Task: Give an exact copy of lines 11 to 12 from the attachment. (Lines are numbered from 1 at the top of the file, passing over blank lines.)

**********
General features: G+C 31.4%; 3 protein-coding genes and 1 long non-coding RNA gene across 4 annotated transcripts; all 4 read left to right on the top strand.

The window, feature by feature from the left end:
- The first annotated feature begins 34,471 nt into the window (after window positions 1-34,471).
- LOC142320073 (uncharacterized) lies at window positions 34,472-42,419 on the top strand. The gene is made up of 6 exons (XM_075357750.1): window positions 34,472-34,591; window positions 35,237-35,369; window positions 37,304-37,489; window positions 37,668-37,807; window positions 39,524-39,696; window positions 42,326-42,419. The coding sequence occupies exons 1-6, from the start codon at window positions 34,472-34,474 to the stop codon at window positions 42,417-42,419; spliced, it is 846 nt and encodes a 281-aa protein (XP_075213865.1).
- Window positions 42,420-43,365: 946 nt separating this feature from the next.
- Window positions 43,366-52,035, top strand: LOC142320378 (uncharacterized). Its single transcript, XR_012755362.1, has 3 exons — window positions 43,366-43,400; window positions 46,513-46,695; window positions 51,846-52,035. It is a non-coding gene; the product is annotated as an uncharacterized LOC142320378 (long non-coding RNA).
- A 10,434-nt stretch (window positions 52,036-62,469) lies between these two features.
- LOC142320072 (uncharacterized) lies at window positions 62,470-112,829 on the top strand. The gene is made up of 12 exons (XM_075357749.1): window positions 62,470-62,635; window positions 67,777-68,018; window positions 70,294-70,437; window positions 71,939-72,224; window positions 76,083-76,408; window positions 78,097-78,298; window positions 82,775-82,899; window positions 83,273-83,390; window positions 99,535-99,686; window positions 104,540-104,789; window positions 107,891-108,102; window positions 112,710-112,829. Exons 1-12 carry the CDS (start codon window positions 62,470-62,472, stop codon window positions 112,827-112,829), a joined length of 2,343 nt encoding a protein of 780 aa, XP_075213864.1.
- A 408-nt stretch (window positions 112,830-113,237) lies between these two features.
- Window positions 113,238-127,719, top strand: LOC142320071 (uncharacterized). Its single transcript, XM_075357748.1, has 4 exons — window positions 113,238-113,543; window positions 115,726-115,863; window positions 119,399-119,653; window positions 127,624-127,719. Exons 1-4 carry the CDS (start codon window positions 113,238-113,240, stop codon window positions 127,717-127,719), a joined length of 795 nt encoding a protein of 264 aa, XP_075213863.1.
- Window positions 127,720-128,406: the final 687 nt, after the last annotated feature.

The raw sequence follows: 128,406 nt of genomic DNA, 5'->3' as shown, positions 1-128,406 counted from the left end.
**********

- Window positions 127,720-128,406: the final 687 nt, after the last annotated feature.

The raw sequence follows: 128,406 nt of genomic DNA, 5'->3' as shown, positions 1-128,406 counted from the left end.